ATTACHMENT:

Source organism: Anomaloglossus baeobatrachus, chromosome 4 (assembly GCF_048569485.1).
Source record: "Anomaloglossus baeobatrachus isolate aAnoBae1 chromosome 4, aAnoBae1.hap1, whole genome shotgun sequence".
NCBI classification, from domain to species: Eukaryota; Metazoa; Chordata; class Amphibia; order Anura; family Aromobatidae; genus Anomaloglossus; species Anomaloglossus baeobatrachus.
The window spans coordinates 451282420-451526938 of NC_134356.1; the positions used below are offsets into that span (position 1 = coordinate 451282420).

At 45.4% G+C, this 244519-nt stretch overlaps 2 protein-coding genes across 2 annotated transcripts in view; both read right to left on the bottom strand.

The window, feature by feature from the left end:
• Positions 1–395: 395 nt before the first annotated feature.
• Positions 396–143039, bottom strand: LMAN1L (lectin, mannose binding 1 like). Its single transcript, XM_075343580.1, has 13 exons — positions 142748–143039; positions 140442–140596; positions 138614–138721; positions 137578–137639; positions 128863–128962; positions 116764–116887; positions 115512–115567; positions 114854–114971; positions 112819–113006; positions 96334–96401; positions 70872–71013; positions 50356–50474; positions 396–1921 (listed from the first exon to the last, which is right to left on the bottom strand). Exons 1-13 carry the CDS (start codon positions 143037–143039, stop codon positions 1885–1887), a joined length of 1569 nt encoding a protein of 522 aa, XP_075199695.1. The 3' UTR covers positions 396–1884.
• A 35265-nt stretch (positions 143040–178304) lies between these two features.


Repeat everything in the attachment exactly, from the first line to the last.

Source organism: Anomaloglossus baeobatrachus, chromosome 4 (assembly GCF_048569485.1).
Source record: "Anomaloglossus baeobatrachus isolate aAnoBae1 chromosome 4, aAnoBae1.hap1, whole genome shotgun sequence".
NCBI classification, from domain to species: Eukaryota; Metazoa; Chordata; class Amphibia; order Anura; family Aromobatidae; genus Anomaloglossus; species Anomaloglossus baeobatrachus.
The window spans coordinates 451282420-451526938 of NC_134356.1; the positions used below are offsets into that span (position 1 = coordinate 451282420).

At 45.4% G+C, this 244519-nt stretch overlaps 2 protein-coding genes across 2 annotated transcripts in view; both read right to left on the bottom strand.

The window, feature by feature from the left end:
• Positions 1–395: 395 nt before the first annotated feature.
• Positions 396–143039, bottom strand: LMAN1L (lectin, mannose binding 1 like). Its single transcript, XM_075343580.1, has 13 exons — positions 142748–143039; positions 140442–140596; positions 138614–138721; positions 137578–137639; positions 128863–128962; positions 116764–116887; positions 115512–115567; positions 114854–114971; positions 112819–113006; positions 96334–96401; positions 70872–71013; positions 50356–50474; positions 396–1921 (listed from the first exon to the last, which is right to left on the bottom strand). Exons 1-13 carry the CDS (start codon positions 143037–143039, stop codon positions 1885–1887), a joined length of 1569 nt encoding a protein of 522 aa, XP_075199695.1. The 3' UTR covers positions 396–1884.
• A 35265-nt stretch (positions 143040–178304) lies between these two features.